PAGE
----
Understanding how access shapes the transformation of ecosystem services to human well-being with an example from Costa Rica

Summary

Increasingly, ecosystem services have been applied to guide poverty alleviation and sustainable development in resource-dependent communities. Yet, questions of access, which are paramount in determining benefits from the production of ecosystem services, remain theoretically underdeveloped. That is, ecosystem assessments typically have paid little attention to identifying real or hypothetical beneficiaries and the mechanisms by which benefits may be realized. This limits their ability to guide policy and interventions at the local scale. Through a qualitative mixed methods approach, this article analyzes how access to different aspects of the production of provisioning services is negotiated in Bribri communities (Costa Rica) of small-scale plantain farmers with alternative modes of agricultural production. The analysis considers access to land, labour, knowledge, tools, markets, and credit. Our analysis reveals how institutions of access are organized differently in traditional vs. conventional systems of agriculture and how these shape power dynamics and pathways to well-being. We conclude that understanding institutions regulating access to ecosystem services provides more useful insights for poverty alleviation than approaches that assume homogeneous access to benefits.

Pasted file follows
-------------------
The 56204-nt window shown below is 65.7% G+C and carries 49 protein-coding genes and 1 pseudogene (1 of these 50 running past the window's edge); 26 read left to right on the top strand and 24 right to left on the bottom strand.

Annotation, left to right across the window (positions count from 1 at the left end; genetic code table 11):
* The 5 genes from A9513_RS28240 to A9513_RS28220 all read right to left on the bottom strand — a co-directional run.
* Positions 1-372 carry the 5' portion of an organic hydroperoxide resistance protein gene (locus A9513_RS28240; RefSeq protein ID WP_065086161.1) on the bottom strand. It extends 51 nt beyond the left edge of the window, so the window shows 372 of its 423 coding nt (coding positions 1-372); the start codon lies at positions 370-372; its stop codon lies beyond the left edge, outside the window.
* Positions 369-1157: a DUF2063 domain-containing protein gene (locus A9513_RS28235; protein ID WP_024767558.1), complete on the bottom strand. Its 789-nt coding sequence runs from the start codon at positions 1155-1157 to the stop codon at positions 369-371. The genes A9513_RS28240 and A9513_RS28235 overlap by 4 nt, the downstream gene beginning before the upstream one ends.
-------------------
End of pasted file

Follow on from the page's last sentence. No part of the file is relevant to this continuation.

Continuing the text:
Information

Link to centre authors: Peterson, Garry
Publication info: Berbés-Blázquez, M., Bunch., M., Mulvihill, P.R. et.al. 2017.Understanding how access shapes the transformation of ecosystem services to human well-being with an example from Costa Rica. Ecosystem Services, online 26 October 2017. DOI: 10.1016/j.ecoser.2017.09.010